This study has limitations. Cases were reviewed retrospectively so only associations between mortality and recurrence factors could be identified, while causal relationships could not be. Since the prevalence of infectious spondylodiscitis is low, the number of cases was limited, reducing our ability to detect significance in variables. This study concerned a single center, and so may not be representative of epidemiological results. Some of cases were not completely followed up for 1 year ( 7 less than 3 months and 15 less than 1 year). It is possible that patients recurred or died within 1 year that were not reported. Despite these limitations, the clinical course, associated microorganisms, and prognostic factors in HD patients with infectious spondylodiscitis were identified. In conclusion, MRSA was the most common pathogen and the lumbosacral spine was the most frequently infected area in HD patients with infectious spondylodiscitis. Blood cultures is recommended even in afebrile patients. Tissue culture is suggested be obtained if no contraindication. Since vascular access infection was the leading cause, patients use catheter for HD and those who receive vascular access manipulation should be regarded as being at high risk. CHF was associated with an increased one-year mortality. The results herein revealed that most of the demographic/clinical variables upon admission did not predict a patient’s mortality or recurrence.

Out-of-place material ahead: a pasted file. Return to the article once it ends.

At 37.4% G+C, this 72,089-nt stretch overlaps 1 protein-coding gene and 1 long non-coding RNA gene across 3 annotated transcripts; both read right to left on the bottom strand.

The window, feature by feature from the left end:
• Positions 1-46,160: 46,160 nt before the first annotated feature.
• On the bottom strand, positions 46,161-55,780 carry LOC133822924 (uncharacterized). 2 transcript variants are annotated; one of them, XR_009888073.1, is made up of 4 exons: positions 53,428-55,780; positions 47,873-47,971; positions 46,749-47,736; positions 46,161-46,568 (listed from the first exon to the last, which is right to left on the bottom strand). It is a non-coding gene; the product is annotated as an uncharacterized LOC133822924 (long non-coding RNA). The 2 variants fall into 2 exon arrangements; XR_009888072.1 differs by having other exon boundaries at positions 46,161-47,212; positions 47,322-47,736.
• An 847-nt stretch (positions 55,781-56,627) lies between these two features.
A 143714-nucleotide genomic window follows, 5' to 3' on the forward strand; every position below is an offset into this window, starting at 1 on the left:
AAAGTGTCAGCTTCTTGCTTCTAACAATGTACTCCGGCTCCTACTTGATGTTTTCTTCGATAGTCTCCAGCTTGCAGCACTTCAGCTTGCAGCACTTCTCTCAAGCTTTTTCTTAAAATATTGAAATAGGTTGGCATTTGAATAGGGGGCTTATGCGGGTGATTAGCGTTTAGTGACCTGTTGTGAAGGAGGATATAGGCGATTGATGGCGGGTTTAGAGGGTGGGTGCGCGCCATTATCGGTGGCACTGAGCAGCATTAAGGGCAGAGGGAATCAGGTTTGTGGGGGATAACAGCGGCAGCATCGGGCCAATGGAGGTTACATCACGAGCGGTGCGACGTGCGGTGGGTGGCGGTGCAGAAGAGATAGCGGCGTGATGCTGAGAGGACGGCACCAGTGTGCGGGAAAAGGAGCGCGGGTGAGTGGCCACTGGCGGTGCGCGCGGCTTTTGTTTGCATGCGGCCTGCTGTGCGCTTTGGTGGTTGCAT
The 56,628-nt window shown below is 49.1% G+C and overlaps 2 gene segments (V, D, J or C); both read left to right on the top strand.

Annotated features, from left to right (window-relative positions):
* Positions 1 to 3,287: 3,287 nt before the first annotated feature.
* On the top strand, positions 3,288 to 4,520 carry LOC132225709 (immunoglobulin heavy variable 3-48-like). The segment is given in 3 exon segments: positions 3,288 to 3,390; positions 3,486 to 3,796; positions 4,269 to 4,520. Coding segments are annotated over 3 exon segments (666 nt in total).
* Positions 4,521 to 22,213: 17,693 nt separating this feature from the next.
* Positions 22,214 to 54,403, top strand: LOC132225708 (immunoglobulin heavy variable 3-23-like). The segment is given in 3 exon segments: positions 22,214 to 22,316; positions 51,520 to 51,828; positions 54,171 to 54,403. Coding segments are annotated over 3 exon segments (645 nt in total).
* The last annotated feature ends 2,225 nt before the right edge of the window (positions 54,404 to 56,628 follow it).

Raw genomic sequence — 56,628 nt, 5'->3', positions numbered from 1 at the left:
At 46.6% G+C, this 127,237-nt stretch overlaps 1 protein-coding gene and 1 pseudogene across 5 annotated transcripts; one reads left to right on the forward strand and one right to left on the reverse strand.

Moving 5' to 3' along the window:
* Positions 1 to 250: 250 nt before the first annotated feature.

Treatment Antibiotic treatment duration, days Surgical treatment , n (%) CT-guided drainage, n (%) Access removal or debridement in vascular access associated infection, n (%) Outcome Sepsis, n (%) Shock, n (%) Hospital stay, day In-hospital survival, n (%) Vascular access survival, n (%) 1-year survival, n (%) 1-year recurrence rate, n (%) Duration from discharge to recurrence, day
Table 5 Factors associated with mortality and recurrence within one year (multivariate analysis) Population Variable In-hospital mortality Age Congestive heart failure Erythrocyte sedimentation rate Surgical treatment
HR 1.03 1.61 0.99 0.46
95% CI 0.98-1.08 0.53-4.93 0.98-1.00 0.13-1.70
One-year mortality Age Congestive heart failure Immunosuppressive status Degenerative spinal disease Back pain Lumbosacral spine Surgical treatment